Bridgeway had offered their cinema for free and said it was an honour to host the first viewing of the film for the Crew. Long time supporters Bev Adair-Beets, Executive Director of Street Dance NZ, and Dziah Dance Academy manager TJ were also there to wish the film and Crew well.
I have been a huge supporter and fan of the Crew from its beginnings as a flash mob to its accolade in the Guinness Book of World Records as the world’s oldest dance group. In the process I became an admirer of the vision behind the group, that of bridging the gap between old and young through the medium of dance. That meant being a supporter of the inspiration behind the idea, Billie Jordan.
The ninety minute long film is the story of Billie’s vision and belief that you can take a group of the most unlikely people, literally off the street, and mould them into a team that could achieve far more than each individual could ever have thought possible.
It was the story of the group that mattered to me and I admit to some concern that concentration on individual ‘stars’ would detract from the work they had all put into making this dream a reality.
I needn’t have worried. Producer of the film from Inkubator Ltd, Paula Jones, and film Director, Bryn Evans of Brave Star Media, have taken the raw material of over a hundred hours of filming and turned them into ninety minutes of pure inspiration. There is humour, wit, pathos and bathos. Even though I knew what had happened at each step of the way I still found myself wrapped up in the emotion of the moment. Tears, unasked for, ran down my cheek as I got caught up in hopes raised and dashed, then raised again. Truth be told, most of the second half I cried till I laughed as disappointments and successes were met with the wry humour that comes from characters with a lifetime of experience.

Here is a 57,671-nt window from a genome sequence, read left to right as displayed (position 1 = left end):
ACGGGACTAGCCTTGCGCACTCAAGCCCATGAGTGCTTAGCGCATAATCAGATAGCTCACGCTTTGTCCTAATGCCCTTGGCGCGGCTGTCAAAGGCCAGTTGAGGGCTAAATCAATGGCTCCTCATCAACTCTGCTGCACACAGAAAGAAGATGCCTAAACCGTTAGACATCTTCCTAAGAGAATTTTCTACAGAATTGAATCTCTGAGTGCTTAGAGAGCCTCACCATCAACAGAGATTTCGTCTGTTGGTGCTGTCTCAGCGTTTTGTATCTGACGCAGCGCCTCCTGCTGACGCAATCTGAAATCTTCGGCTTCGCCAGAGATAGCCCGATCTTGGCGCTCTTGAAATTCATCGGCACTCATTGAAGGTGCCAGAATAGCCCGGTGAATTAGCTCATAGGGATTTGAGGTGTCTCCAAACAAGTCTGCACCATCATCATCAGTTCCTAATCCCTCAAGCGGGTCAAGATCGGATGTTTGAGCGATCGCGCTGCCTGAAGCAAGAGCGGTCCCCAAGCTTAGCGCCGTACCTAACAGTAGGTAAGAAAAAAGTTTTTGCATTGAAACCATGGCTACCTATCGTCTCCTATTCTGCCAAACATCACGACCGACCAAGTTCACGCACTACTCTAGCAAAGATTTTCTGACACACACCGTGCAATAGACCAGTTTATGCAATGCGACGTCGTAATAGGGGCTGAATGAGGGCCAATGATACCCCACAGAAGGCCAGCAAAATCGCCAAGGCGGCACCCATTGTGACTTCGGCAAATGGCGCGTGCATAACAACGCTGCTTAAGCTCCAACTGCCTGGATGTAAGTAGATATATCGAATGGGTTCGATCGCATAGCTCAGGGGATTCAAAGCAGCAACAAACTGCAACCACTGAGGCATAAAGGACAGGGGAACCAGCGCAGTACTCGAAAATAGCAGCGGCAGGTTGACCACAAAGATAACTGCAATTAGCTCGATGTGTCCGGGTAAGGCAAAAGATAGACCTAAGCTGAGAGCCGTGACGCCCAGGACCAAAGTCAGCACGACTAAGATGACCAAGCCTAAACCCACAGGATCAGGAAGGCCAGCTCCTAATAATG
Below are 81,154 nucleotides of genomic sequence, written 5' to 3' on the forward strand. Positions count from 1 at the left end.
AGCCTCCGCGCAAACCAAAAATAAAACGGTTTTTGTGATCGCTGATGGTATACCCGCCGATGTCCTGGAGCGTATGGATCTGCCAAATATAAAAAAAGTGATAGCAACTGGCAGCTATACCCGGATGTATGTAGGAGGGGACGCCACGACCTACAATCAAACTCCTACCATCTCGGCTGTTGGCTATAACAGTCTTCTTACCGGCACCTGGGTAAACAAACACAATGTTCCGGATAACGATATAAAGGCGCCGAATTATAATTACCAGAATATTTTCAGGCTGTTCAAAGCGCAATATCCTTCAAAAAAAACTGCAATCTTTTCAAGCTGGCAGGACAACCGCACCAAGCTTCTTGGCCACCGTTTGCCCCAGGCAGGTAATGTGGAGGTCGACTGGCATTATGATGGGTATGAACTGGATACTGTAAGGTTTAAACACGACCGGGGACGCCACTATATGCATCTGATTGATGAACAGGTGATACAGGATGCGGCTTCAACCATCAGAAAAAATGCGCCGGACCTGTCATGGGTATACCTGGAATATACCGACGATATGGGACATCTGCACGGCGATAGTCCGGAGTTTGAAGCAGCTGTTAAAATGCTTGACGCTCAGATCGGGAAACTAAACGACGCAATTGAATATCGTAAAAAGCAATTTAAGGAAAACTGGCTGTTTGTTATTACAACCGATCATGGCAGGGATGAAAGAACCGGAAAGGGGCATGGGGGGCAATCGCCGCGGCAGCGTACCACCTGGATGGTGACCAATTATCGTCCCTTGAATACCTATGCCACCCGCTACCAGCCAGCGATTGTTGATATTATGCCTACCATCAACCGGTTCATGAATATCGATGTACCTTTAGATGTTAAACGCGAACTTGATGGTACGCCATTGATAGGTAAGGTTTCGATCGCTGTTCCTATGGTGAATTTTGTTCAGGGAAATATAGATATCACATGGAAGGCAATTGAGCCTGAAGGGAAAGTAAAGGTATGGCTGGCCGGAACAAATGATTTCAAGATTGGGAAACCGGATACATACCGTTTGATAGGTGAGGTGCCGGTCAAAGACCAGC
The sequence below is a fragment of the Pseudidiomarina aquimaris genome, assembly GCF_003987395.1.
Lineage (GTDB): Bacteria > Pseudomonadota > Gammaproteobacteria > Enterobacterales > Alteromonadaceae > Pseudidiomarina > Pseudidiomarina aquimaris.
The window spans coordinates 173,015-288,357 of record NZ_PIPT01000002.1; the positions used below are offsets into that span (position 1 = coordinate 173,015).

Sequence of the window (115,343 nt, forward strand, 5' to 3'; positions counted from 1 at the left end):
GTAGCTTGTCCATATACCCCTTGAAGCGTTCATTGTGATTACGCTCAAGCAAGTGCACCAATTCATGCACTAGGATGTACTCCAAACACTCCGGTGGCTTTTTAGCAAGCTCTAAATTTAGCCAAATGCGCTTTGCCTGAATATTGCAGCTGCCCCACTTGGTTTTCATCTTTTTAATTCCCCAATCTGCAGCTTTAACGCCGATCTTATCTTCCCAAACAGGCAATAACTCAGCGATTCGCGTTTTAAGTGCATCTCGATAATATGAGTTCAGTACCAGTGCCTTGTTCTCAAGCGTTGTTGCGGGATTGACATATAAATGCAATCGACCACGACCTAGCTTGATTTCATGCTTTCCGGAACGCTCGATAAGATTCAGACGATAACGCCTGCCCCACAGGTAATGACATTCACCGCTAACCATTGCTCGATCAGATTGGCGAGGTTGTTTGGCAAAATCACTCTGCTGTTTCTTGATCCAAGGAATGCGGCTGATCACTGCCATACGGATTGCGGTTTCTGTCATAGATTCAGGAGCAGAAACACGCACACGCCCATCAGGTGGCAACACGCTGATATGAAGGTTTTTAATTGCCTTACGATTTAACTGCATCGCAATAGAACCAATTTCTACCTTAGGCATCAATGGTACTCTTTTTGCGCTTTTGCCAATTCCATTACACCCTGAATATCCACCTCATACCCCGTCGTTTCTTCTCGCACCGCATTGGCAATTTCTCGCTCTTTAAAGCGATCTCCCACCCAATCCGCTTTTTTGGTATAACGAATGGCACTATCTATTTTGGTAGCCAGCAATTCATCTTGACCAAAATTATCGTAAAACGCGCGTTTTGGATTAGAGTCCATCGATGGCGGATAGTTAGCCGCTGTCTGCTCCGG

Perhaps the thing that pleased me most about the film was the portrayal of the other character that loomed large in the film, the island of Waiheke. It has been my home for twenty years and I didn’t want to see the usual wineries, sun drenched beaches and beautiful scenery, wonderful expression of the island though they are. I wanted to see the essential Waiheke of real people in real homes and real situations. I wasn’t disappointed. Characters come across as quirky, messy, interesting and individual, just like the island itself. There is no such thing as a Waiheke community, just individuals coming together for various common purposes who, in so doing, create a variety of different communites.
Clapping had interspersed the screening. It erupted as the film ended and the credits rolled. The Crew was thrilled with the result, as was I, which is a sure sign that audiences worldwide will be as well. On a personal note, I was pleased to see the Waiheke Local Board logo amongst the credits. With the exception of Paul Walden, the former Board had the vision to see how supporting the film would be beneficial for everyone on Waiheke - its economy and its people.
As film director Bryn Evans told the Crew at the end of the screening, “You can all be proud of what you’ve achieved. I am proud of the film because the story is inspirational. It shows that no matter who you are, or what age you are, you can be and do anything you set your mind to.”
Go and see it when it comes out on general release on 25th September. I think you, too, will be inspired.
For more information and to see trailers click here
For some background see my other blogs about the Crew